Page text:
Shafi Goldwasser and Silvio Micali to Receive 2012 ACM Turing Award for Advances in Cryptography
March 13, 2013
ACM has named Shafi Goldwasser of the Massachusetts Institute of Technology (MIT) and the Weizmann Institute of Science and Silvio Micali of MIT as the recipients of the 2012 ACM A.M. Turing Award. Working together, they pioneered the field of provable security, which laid the mathematical foundations that made modern cryptography possible. By formalizing the concept that cryptographic security had to be computational rather than absolute, they created mathematical structures that turned cryptography from an art into a science. Their work addresses important practical problems such as the protection of data from being viewed or modified, providing a secure means of communications and transactions over the Internet. Their advances led to the notion of interactive and probabalistic proofs and had a profound impact on computational complexity, an area that focuses on classifying computational problems according to their inherent difficulty.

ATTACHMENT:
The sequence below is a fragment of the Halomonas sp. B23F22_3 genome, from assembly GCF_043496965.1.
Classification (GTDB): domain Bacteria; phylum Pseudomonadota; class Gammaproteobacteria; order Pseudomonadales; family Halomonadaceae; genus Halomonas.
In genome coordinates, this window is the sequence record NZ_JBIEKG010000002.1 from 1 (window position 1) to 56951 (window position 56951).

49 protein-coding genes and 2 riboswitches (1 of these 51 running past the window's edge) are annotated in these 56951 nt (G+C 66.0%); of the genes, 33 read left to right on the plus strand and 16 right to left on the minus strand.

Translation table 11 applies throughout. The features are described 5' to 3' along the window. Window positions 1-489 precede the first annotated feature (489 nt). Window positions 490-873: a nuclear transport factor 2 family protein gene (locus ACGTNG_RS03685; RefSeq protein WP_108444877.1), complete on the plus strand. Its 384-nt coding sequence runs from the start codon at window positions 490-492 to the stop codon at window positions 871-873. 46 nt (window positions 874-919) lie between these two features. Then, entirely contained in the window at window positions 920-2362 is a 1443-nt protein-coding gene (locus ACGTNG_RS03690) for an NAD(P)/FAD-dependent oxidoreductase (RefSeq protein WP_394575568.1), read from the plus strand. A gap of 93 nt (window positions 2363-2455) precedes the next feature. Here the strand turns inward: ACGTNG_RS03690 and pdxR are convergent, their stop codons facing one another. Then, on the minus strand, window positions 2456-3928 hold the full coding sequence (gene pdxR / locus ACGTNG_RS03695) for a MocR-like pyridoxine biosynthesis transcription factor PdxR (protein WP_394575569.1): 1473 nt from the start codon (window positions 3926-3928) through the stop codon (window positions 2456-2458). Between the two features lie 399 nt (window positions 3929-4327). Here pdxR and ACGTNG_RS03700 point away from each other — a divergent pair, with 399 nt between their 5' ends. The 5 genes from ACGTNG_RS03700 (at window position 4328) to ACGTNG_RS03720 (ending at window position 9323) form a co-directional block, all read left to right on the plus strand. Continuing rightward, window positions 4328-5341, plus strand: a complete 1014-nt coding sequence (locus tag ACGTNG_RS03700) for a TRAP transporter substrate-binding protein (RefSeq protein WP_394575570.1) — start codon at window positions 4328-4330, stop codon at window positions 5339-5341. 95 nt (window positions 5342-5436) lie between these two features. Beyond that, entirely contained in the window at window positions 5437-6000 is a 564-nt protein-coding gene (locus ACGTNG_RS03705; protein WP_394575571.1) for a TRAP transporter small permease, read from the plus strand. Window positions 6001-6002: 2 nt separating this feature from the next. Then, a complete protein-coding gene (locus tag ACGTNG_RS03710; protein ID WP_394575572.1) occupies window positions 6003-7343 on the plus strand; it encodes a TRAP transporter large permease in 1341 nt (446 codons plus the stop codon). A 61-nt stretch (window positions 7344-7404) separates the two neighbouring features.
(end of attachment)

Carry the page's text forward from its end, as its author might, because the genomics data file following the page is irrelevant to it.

The ACM A.M. Turing Award, widely considered the "Nobel Prize in Computing," carries a $250,000 prize, with financial support provided by Intel Corporation and Google Inc. It is named for Alan M. Turing, the British mathematician who articulated the mathematical foundation and limits of computing, and who was a key contributor to the Allied cryptanalysis of the German Enigma cipher and the German "Tunny" encoding machine in World War II.
ACM will present the 2012 A.M. Turing Award at its annual Awards Banquet on June 15 in San Francisco, California.
Read more in the ACM press release.